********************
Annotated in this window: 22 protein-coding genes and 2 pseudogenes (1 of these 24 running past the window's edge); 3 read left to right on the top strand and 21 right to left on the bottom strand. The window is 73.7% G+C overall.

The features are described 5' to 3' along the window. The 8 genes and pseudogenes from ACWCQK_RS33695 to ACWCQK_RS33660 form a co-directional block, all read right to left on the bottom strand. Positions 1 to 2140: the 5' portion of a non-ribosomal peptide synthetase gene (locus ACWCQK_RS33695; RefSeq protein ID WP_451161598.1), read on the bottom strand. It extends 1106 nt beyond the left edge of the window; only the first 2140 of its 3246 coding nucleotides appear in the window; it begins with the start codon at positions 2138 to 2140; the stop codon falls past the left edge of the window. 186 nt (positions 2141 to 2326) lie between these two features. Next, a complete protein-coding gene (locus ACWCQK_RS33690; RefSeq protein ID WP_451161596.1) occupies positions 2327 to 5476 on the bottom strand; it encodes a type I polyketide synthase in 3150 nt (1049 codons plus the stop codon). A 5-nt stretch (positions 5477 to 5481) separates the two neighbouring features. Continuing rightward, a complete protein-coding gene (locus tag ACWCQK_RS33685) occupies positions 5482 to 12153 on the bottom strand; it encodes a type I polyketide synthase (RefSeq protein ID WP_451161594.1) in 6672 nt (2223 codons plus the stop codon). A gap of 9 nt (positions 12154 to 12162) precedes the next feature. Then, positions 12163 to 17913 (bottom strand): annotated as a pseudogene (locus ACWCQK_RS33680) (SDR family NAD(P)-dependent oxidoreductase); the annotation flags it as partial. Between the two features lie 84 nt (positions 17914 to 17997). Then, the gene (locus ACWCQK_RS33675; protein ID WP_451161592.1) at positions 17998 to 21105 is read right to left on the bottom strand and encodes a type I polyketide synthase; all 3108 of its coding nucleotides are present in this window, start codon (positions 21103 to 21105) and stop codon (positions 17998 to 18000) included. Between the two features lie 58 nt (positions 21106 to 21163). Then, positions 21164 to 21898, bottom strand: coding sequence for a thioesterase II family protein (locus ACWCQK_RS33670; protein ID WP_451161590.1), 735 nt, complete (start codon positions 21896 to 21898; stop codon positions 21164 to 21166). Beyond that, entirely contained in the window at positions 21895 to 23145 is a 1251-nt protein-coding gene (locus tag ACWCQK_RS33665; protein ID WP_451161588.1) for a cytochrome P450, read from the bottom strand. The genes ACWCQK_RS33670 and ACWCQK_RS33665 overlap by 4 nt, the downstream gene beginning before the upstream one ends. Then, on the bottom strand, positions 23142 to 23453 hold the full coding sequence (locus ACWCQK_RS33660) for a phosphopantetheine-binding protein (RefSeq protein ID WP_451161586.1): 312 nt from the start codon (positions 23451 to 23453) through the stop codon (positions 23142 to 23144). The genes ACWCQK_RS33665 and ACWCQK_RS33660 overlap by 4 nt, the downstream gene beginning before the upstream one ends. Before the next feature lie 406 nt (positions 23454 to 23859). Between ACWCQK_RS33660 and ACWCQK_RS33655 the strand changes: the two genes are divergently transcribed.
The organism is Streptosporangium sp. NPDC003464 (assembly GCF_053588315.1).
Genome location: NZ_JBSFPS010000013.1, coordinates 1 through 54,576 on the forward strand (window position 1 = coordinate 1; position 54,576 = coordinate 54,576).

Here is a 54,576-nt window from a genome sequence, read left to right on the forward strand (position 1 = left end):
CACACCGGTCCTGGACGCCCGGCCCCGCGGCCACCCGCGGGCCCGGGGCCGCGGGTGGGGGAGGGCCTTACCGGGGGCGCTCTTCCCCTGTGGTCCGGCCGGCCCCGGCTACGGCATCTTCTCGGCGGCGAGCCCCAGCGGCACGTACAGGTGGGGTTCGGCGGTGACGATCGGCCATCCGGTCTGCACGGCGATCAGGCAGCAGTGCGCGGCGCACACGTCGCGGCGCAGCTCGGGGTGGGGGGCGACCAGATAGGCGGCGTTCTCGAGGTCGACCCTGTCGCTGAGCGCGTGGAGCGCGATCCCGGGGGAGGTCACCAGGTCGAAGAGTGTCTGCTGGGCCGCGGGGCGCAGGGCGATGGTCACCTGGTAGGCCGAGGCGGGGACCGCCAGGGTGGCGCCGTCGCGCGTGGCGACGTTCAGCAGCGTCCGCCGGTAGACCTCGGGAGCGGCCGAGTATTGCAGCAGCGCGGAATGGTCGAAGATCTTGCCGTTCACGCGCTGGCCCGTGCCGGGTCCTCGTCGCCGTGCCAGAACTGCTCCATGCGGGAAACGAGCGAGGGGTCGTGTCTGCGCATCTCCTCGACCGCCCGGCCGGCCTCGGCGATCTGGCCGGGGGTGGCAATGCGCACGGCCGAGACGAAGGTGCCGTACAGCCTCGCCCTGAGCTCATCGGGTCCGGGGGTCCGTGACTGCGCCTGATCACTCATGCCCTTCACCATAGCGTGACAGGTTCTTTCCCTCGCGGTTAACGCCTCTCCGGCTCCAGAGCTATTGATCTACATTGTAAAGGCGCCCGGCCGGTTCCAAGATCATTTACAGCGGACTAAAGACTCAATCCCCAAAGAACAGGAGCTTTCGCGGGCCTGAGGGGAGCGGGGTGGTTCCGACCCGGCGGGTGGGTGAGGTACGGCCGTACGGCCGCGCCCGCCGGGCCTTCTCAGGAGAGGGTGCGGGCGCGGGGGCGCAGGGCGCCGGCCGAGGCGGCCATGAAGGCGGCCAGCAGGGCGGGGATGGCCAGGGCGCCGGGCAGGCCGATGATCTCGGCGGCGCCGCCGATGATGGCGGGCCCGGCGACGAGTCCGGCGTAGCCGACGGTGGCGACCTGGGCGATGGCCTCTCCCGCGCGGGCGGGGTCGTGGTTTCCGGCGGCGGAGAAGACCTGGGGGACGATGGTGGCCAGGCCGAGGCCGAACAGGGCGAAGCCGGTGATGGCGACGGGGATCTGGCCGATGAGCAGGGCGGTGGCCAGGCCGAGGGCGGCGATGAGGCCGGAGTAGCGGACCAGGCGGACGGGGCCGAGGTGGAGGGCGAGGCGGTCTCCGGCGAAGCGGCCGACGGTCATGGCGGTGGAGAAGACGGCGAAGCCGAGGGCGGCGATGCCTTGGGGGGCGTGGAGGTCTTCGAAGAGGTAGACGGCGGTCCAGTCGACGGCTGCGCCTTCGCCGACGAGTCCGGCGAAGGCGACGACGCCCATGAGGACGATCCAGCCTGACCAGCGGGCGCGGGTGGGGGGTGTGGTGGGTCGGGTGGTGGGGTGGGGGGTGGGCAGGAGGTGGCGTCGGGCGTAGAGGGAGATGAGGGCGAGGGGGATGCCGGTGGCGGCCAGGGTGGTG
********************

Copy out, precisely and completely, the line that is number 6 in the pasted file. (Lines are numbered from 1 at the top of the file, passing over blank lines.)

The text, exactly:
CACACCGGTCCTGGACGCCCGGCCCCGCGGCCACCCGCGGGCCCGGGGCCGCGGGTGGGGGAGGGCCTTACCGGGGGCGCTCTTCCCCTGTGGTCCGGCCGGCCCCGGCTACGGCATCTTCTCGGCGGCGAGCCCCAGCGGCACGTACAGGTGGGGTTCGGCGGTGACGATCGGCCATCCGGTCTGCACGGCGATCAGGCAGCAGTGCGCGGCGCACACGTCGCGGCGCAGCTCGGGGTGGGGGGCGACCAGATAGGCGGCGTTCTCGAGGTCGACCCTGTCGCTGAGCGCGTGGAGCGCGATCCCGGGGGAGGTCACCAGGTCGAAGAGTGTCTGCTGGGCCGCGGGGCGCAGGGCGATGGTCACCTGGTAGGCCGAGGCGGGGACCGCCAGGGTGGCGCCGTCGCGCGTGGCGACGTTCAGCAGCGTCCGCCGGTAGACCTCGGGAGCGGCCGAGTATTGCAGCAGCGCGGAATGGTCGAAGATCTTGCCGTTCACGCGCTGGCCCGTGCCGGGTCCTCGTCGCCGTGCCAGAACTGCTCCATGCGGGAAACGAGCGAGGGGTCGTGTCTGCGCATCTCCTCGACCGCCCGGCCGGCCTCGGCGATCTGGCCGGGGGTGGCAATGCGCACGGCCGAGACGAAGGTGCCGTACAGCCTCGCCCTGAGCTCATCGGGTCCGGGGGTCCGTGACTGCGCCTGATCACTCATGCCCTTCACCATAGCGTGACAGGTTCTTTCCCTCGCGGTTAACGCCTCTCCGGCTCCAGAGCTATTGATCTACATTGTAAAGGCGCCCGGCCGGTTCCAAGATCATTTACAGCGGACTAAAGACTCAATCCCCAAAGAACAGGAGCTTTCGCGGGCCTGAGGGGAGCGGGGTGGTTCCGACCCGGCGGGTGGGTGAGGTACGGCCGTACGGCCGCGCCCGCCGGGCCTTCTCAGGAGAGGGTGCGGGCGCGGGGGCGCAGGGCGCCGGCCGAGGCGGCCATGAAGGCGGCCAGCAGGGCGGGGATGGCCAGGGCGCCGGGCAGGCCGATGATCTCGGCGGCGCCGCCGATGATGGCGGGCCCGGCGACGAGTCCGGCGTAGCCGACGGTGGCGACCTGGGCGATGGCCTCTCCCGCGCGGGCGGGGTCGTGGTTTCCGGCGGCGGAGAAGACCTGGGGGACGATGGTGGCCAGGCCGAGGCCGAACAGGGCGAAGCCGGTGATGGCGACGGGGATCTGGCCGATGAGCAGGGCGGTGGCCAGGCCGAGGGCGGCGATGAGGCCGGAGTAGCGGACCAGGCGGACGGGGCCGAGGTGGAGGGCGAGGCGGTCTCCGGCGAAGCGGCCGACGGTCATGGCGGTGGAGAAGACGGCGAAGCCGAGGGCGGCGATGCCTTGGGGGGCGTGGAGGTCTTCGAAGAGGTAGACGGCGGTCCAGTCGACGGCTGCGCCTTCGCCGACGAGTCCGGCGAAGGCGACGACGCCCATGAGGACGATCCAGCCTGACCAGCGGGCGCGGGTGGGGGGTGTGGTGGGTCGGGTGGTGGGGTGGGGGGTGGGCAGGAGGTGGCGTCGGGCGTAGAGGGAGATGAGGGCGAGGGGGATGCCGGTGGCGGCCAGGGTGGTG